Who knows what hidden gems are on DVD...?

The Shadow Knows...

by Harry Dobermann

The Shadow Russell Mulcahy's controversial 1994 movie about a supernatural crime fighter was re-released in 2015 as a "collectors edition" DVD/BluRay from Medium Rare. The film may have been considered a failure by Universal Studios, which hoped it would be the start of a movie “franchise” and also annoyed admirers of the character. But I admit I love this movie. Its virtues outweigh its sins.

The most dedicated fans of The Shadow follow the series of “pulp” magazine stories written by Walter B Gibson during the 1930’s and 40’s but I first came across “The Shadow” in Dennis O’Neil and Mike Kaluta’s 1970’s DC Comics. The romantic 1930’s adventures depicted a small band of undercover agents fighting crime under the direction of a hawk-nosed black cloaked phantom. Despite the art deco setting, The Shadow reflected a contemporary 1970’s taste for vigilante heroes ( as Jim Steranko said, “The Shadow doesn’t believe in the death penalty. He is the death penalty”).

Inspired by the comics, I searched out more “Shadow” product but was confused to come across the 1960’s Belmont novels in which he tackled a T.H.R.U.S.H style secret spy organisation, the 1960’s Archie Comics in which he was a costumed superhero, and a radio script reproduced in an anthology called “The Great American Detective”, in which Lamont Cranston was a Peter Wimsey-style detective with the ability to hypnotise villains into believing he was invisible. It wasn’t until New English Library began reprinting Walter Gibson’s original 1930’s novels that I found the authentic Shadow.

For many viewers the first big problem with the 1994 movie is the origin of The Shadow presented by scriptwriter David Koepp (Jurassic Park, Carlito’s Way). The movie opens in Tibet with Lamont Cranston (Alec Baldwin) as the corrupt leader of an opium peddling gang. With commendable brevity, Cranston is kidnapped by the servants of a Tibetan mystic, who proposes to use his powers of mind control to help Cranston control the darkness within him.

While contradicting the origin of The Shadow in the pulp magazines, Koepp’s version does reflect aspects of origin stories given in the 1940’s Shadow comics and Howard Chaykin’s equally controversial and nihilistic 1986 mini-series for DC Comics. With the revelation that villain Shiwan Khan (John Lone) is a failed project of the Tibetan mystic, the movie also takes on overtones of Marvel Comics’ Dr Strange( who battled Baron Mordo, evil student of his Tibetan mentor the Ancient One) overtones realised during a scene where Khan concentrates on the pattern of a wall tapestry and the pattern stretches out towards him like something Dr Strange creator Steve Ditko would draw.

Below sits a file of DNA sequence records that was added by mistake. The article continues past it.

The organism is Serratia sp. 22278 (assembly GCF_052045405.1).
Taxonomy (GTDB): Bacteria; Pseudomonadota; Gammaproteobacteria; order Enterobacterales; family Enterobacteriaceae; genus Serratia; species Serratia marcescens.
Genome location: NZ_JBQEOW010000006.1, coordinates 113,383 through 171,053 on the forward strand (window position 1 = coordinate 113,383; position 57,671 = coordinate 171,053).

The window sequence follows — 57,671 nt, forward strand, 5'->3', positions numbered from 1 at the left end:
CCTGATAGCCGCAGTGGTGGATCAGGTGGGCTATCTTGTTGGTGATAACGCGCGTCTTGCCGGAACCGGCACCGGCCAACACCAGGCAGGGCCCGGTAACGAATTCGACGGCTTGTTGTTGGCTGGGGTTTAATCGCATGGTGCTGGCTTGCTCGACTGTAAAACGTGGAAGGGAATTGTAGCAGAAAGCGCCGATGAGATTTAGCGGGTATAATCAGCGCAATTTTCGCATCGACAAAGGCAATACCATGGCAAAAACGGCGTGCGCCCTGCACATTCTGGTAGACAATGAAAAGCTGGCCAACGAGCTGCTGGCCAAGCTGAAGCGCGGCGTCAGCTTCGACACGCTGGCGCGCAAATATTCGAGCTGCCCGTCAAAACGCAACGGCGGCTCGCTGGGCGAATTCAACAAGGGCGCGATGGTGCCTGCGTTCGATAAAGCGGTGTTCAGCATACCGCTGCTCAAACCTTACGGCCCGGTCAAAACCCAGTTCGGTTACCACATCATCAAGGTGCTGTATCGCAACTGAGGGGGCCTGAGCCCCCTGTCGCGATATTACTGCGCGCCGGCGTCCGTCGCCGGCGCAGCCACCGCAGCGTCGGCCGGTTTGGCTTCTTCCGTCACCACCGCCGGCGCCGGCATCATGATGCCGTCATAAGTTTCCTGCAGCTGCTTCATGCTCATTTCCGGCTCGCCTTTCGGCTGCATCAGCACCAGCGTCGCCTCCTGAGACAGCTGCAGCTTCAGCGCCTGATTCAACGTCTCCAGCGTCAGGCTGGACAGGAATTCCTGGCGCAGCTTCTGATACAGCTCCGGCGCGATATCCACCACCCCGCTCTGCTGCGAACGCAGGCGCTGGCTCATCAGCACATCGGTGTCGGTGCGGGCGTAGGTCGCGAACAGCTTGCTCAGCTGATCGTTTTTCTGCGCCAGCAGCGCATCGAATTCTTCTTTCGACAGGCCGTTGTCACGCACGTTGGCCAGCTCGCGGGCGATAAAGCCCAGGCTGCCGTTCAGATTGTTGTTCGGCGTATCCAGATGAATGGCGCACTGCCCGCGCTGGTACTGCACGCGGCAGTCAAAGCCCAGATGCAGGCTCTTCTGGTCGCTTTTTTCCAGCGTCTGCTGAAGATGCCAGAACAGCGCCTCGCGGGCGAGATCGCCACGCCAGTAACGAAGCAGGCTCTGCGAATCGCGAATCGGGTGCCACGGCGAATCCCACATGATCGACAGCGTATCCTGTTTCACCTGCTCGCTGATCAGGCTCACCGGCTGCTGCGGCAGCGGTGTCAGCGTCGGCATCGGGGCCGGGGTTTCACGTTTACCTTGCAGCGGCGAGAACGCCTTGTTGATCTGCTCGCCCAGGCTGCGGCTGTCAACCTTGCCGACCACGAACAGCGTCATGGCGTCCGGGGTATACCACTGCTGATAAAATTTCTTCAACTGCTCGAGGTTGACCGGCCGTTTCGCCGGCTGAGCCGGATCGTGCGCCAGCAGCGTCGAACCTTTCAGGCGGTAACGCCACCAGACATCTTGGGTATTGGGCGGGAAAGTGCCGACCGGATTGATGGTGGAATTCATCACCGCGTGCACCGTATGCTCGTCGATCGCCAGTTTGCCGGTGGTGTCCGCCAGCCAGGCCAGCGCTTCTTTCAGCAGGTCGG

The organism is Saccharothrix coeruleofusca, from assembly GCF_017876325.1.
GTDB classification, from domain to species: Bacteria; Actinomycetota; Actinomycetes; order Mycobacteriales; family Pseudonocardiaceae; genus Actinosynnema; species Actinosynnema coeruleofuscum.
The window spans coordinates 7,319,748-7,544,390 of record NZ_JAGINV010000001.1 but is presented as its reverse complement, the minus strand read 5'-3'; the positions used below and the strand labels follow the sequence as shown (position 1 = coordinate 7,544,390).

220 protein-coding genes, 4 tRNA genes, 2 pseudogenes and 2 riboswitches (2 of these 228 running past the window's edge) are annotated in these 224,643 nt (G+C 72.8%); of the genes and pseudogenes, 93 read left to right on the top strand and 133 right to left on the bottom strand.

For those who know the standard continuity of The Shadow from Walter B Gibson’s magazine novels, this tampering with his origin can be a major irritant. But The Shadow has always been nebulous; a dream or a nightmare shaped by commercial demands. The Shadow started out as a radio drama narrator, something like the BBC's "Man in Black", created to promote a crime magazine from publishers Street & Smith. When readers started asking for a magazine featuring The Shadow the publishers hired magician Walter Gibson to give life to the voice. Under the house name of Maxwell Grant, Gibson spun tales of the black clad phantom waging war on criminals. If it owed something to Dracula and The Count of Monte Cristo, The Shadow also inspired a new genre of magazine and comic book followers such as The Phantom Detective and Batman and arguably also set the template for the Mission: Impossible TV show.

Ironically, the popularity of the magazine generated full-blown Shadow crime dramas on the Mutual Radio Network. Whereas Gibson’s novels showed that Lamont Cranston was just one of many false identities used by former war hero and undercover agent Kent Allard, the radio series had to go for simplicity. For the mass audience Lamont Cranston , aided by girlfriend Margo Lane, was The Shadow – a detective using powers of mind control to “cloud men’s minds”. The popularity of the radio show eventually forced Gibson to backtrack on earlier novels ( which suggested that former aviator Kent Allard was the Shadow) and concede that Lamont Cranston was the real identity of the cloaked crimefighter.